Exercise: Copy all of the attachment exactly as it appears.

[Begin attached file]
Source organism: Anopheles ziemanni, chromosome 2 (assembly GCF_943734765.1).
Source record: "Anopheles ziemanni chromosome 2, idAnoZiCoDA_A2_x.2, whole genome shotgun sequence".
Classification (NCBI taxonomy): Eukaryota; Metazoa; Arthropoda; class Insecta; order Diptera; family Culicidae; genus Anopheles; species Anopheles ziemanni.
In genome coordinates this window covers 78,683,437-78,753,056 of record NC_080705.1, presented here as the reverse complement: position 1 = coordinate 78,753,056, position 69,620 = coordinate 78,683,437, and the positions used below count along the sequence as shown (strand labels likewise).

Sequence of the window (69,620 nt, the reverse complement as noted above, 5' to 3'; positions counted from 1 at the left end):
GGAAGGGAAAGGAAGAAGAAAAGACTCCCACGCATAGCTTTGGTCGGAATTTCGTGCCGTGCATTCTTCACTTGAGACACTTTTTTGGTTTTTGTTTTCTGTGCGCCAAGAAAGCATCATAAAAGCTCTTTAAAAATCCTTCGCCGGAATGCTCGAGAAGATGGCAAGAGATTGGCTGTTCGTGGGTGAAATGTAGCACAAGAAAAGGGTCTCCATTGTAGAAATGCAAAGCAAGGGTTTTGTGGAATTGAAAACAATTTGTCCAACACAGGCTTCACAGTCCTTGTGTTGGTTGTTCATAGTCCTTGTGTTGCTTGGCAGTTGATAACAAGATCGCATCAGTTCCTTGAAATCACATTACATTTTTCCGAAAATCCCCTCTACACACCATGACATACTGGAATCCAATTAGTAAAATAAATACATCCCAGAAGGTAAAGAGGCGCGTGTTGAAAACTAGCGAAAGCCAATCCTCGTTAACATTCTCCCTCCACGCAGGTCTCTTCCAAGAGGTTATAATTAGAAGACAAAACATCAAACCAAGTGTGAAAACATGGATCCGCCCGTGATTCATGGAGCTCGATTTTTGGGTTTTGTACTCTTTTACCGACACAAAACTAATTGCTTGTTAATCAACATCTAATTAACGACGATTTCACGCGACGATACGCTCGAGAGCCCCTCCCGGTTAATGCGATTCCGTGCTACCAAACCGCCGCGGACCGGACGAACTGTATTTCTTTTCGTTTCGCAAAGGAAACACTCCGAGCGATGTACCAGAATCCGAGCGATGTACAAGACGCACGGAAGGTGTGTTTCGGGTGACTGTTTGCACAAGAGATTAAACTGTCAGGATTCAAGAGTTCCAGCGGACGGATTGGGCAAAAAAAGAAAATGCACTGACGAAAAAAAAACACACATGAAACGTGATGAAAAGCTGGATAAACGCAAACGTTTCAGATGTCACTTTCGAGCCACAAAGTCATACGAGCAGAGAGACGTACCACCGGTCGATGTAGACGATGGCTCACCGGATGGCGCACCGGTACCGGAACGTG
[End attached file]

Source organism: Anopheles ziemanni, chromosome 2 (assembly GCF_943734765.1).
Source record: "Anopheles ziemanni chromosome 2, idAnoZiCoDA_A2_x.2, whole genome shotgun sequence".
Classification (NCBI taxonomy): Eukaryota; Metazoa; Arthropoda; class Insecta; order Diptera; family Culicidae; genus Anopheles; species Anopheles ziemanni.
In genome coordinates this window covers 78,683,437-78,753,056 of record NC_080705.1, presented here as the reverse complement: position 1 = coordinate 78,753,056, position 69,620 = coordinate 78,683,437, and the positions used below count along the sequence as shown (strand labels likewise).

Sequence of the window (69,620 nt, the reverse complement as noted above, 5' to 3'; positions counted from 1 at the left end):
GGAAGGGAAAGGAAGAAGAAAAGACTCCCACGCATAGCTTTGGTCGGAATTTCGTGCCGTGCATTCTTCACTTGAGACACTTTTTTGGTTTTTGTTTTCTGTGCGCCAAGAAAGCATCATAAAAGCTCTTTAAAAATCCTTCGCCGGAATGCTCGAGAAGATGGCAAGAGATTGGCTGTTCGTGGGTGAAATGTAGCACAAGAAAAGGGTCTCCATTGTAGAAATGCAAAGCAAGGGTTTTGTGGAATTGAAAACAATTTGTCCAACACAGGCTTCACAGTCCTTGTGTTGGTTGTTCATAGTCCTTGTGTTGCTTGGCAGTTGATAACAAGATCGCATCAGTTCCTTGAAATCACATTACATTTTTCCGAAAATCCCCTCTACACACCATGACATACTGGAATCCAATTAGTAAAATAAATACATCCCAGAAGGTAAAGAGGCGCGTGTTGAAAACTAGCGAAAGCCAATCCTCGTTAACATTCTCCCTCCACGCAGGTCTCTTCCAAGAGGTTATAATTAGAAGACAAAACATCAAACCAAGTGTGAAAACATGGATCCGCCCGTGATTCATGGAGCTCGATTTTTGGGTTTTGTACTCTTTTACCGACACAAAACTAATTGCTTGTTAATCAACATCTAATTAACGACGATTTCACGCGACGATACGCTCGAGAGCCCCTCCCGGTTAATGCGATTCCGTGCTACCAAACCGCCGCGGACCGGACGAACTGTATTTCTTTTCGTTTCGCAAAGGAAACACTCCGAGCGATGTACCAGAATCCGAGCGATGTACAAGACGCACGGAAGGTGTGTTTCGGGTGACTGTTTGCACAAGAGATTAAACTGTCAGGATTCAAGAGTTCCAGCGGACGGATTGGGCAAAAAAAGAAAATGCACTGACGAAAAAAAAACACACATGAAACGTGATGAAAAGCTGGATAAACGCAAACGTTTCAGATGTCACTTTCGAGCCACAAAGTCATACGAGCAGAGAGACGTACCACCGGTCGATGTAGACGATGGCTCACCGGATGGCGCACCGGTACCGGAACGTG